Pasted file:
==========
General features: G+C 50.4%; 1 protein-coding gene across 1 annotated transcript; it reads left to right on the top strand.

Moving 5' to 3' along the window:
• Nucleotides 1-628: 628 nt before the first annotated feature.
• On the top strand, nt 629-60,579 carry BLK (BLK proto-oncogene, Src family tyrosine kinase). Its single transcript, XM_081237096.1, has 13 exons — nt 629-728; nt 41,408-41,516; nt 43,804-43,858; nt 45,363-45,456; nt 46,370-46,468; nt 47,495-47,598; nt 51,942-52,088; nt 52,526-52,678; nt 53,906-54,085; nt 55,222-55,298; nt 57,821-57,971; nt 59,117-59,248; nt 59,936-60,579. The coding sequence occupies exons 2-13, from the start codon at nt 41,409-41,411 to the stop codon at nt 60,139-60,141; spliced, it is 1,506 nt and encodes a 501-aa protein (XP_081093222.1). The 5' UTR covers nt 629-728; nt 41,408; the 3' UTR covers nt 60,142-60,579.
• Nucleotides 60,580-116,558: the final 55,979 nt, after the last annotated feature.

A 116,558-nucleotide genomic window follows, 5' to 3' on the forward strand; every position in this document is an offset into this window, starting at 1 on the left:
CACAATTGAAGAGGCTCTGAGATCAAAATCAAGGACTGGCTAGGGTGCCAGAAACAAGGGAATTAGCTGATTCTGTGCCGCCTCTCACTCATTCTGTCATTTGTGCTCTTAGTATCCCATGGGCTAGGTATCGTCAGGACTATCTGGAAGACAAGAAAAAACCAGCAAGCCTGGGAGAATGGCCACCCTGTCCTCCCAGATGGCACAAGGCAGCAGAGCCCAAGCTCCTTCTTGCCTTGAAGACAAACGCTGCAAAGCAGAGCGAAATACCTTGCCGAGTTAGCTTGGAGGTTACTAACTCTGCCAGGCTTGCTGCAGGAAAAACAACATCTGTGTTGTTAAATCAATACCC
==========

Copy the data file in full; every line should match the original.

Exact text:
General features: G+C 50.4%; 1 protein-coding gene across 1 annotated transcript; it reads left to right on the top strand.

Moving 5' to 3' along the window:
• Nucleotides 1-628: 628 nt before the first annotated feature.
• On the top strand, nt 629-60,579 carry BLK (BLK proto-oncogene, Src family tyrosine kinase). Its single transcript, XM_081237096.1, has 13 exons — nt 629-728; nt 41,408-41,516; nt 43,804-43,858; nt 45,363-45,456; nt 46,370-46,468; nt 47,495-47,598; nt 51,942-52,088; nt 52,526-52,678; nt 53,906-54,085; nt 55,222-55,298; nt 57,821-57,971; nt 59,117-59,248; nt 59,936-60,579. The coding sequence occupies exons 2-13, from the start codon at nt 41,409-41,411 to the stop codon at nt 60,139-60,141; spliced, it is 1,506 nt and encodes a 501-aa protein (XP_081093222.1). The 5' UTR covers nt 629-728; nt 41,408; the 3' UTR covers nt 60,142-60,579.
• Nucleotides 60,580-116,558: the final 55,979 nt, after the last annotated feature.

A 116,558-nucleotide genomic window follows, 5' to 3' on the forward strand; every position in this document is an offset into this window, starting at 1 on the left:
CACAATTGAAGAGGCTCTGAGATCAAAATCAAGGACTGGCTAGGGTGCCAGAAACAAGGGAATTAGCTGATTCTGTGCCGCCTCTCACTCATTCTGTCATTTGTGCTCTTAGTATCCCATGGGCTAGGTATCGTCAGGACTATCTGGAAGACAAGAAAAAACCAGCAAGCCTGGGAGAATGGCCACCCTGTCCTCCCAGATGGCACAAGGCAGCAGAGCCCAAGCTCCTTCTTGCCTTGAAGACAAACGCTGCAAAGCAGAGCGAAATACCTTGCCGAGTTAGCTTGGAGGTTACTAACTCTGCCAGGCTTGCTGCAGGAAAAACAACATCTGTGTTGTTAAATCAATACCC